Is a UC really better than a CSU under all circumstances?

<p>Hello, I am currently enrolled at UC-Riverside, economics major. I have recently realized that the major here is based as a social science, so it does not have any finance applications. I want to go into Investment banking after my undergrad. I also have found that CSULA has an applied economics program which has finance in the curriculum. So it seems that the program at CSULA would better prepare me for my career. I really do not want to go to graduate school after graduation. But does it really matter that one is a UC and one is a CSU? does the prestige or lack thereof of the school really matter on getting a job even if you have done internships? Also CSULA is much cheaper about $6,300 for tuition and fees as a commuter and at UCR it is about $14,000 tuition and fees plus I have to pay about $6,000 for my apartment for the school year. I have already applied to CSULA and it is the only school I applied to</p>

<p>IMO, the UCs and CSUs both have their place. UCs are seen as more rigorous and are often the school of choice when students intend to go to graduate school. CSUs have the upper hand in some circumstances, particularly when grad school is not planned. (Though it is very possible to go to a grad school from a CSU as well). The programs at CSUs tend to be more hands on and practical. And as you note, they are much less expensive.</p>

<p>Thanks for your reply. Do you think the prestige matters when looking for a job?</p>



<p>There are only a few fields in which prestige matters, a lot. And IB is one of them.</p>

<p>Realistically, IB ain’t gonna do much recruiting at UCR either.</p>

<p>Not as much as personal presentation, aptitude, and character IMO. It also, frankly, helps to have connections because networking is how people get jobs.</p>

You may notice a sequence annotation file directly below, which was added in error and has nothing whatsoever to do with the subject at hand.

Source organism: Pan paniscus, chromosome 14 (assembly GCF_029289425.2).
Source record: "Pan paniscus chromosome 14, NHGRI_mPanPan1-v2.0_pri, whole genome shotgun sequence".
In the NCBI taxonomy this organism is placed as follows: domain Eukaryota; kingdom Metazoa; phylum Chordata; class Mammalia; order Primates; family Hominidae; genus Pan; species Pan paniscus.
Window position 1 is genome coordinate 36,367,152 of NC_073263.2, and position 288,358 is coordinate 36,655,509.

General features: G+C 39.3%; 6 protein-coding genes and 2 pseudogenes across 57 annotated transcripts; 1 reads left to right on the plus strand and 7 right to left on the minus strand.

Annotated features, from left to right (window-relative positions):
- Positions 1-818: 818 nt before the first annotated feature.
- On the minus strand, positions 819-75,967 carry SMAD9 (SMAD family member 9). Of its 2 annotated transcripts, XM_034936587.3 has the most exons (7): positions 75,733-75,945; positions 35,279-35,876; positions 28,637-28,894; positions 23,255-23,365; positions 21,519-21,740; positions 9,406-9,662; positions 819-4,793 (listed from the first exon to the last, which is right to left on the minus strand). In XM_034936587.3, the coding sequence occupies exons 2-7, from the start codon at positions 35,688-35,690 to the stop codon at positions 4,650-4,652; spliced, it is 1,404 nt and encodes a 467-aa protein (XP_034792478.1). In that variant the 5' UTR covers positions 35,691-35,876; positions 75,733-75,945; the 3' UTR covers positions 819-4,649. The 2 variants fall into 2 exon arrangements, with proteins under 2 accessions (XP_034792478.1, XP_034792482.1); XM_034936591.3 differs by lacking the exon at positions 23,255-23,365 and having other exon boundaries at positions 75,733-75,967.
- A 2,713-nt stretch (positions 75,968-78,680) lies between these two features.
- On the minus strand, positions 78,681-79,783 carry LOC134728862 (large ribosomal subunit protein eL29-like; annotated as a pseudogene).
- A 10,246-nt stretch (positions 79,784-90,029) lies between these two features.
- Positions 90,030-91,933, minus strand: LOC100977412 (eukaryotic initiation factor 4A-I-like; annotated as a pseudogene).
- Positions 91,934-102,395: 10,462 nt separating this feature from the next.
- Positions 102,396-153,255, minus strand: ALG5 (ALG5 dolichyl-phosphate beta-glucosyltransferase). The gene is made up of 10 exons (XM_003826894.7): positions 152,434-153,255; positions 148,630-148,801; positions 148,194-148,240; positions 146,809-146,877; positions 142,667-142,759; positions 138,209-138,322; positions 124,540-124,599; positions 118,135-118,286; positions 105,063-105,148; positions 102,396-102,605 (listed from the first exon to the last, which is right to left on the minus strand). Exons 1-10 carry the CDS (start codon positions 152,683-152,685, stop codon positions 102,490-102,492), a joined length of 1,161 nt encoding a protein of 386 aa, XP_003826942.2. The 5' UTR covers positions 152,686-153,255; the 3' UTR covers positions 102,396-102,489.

<p>take a look at GS’s on campus recruiting.</p>

<p>How many Cal States do they visit. (I count none.)</p>

<p>How many UC’s do they visit? (I count one – Haas.)</p>

<p><a href=“Event Search Engine - Goldman Sachs”>Event Search Engine - Goldman Sachs</a></p>

<p>I have some connections with decades of banking experience.</p>


hardly seems believeable; if true, I wonder if you’re cut out of the cloth that makes a good IB. I mean, what’s the thought process here? “I could ask my connections with ‘decades of experience’ the best path for me. No, I think its better to ask anonymous HS kids on the internet. They’ll know the answer!”</p>



<p>You should probably brush up on your arithmetic then. UCLA is listed there as well. (under Tulane university.) But they also recruit at Rutgers so…</p>

<p>^^actually, it’s my reading glasses that need a new script!</p>

<p>Most schools offer students the opportunity to tailor their major. I’m sure UCR has some flexiblity in the must have courses contained in its Econ major. I"m sure you can add some math and finance somehow. Your smoothest route will be to talk to a department advisor and see what you can put together.</p>

<p>If you decide to transfer anyhow, Why not try to transfer to another UC? Transfers between systems are tough to pull off without loosing some of your credits. LA or B would be great, SD and Davis also have very credible programs.</p>

<p>If you gotta go to a CSU, CSULA is far from the best. I know SLO has a a quantitative Econ major. I think Long Beach and SDSU also offer very math centric programs. All 3 have more street cred than CSULA</p>

<p>Good luck.</p>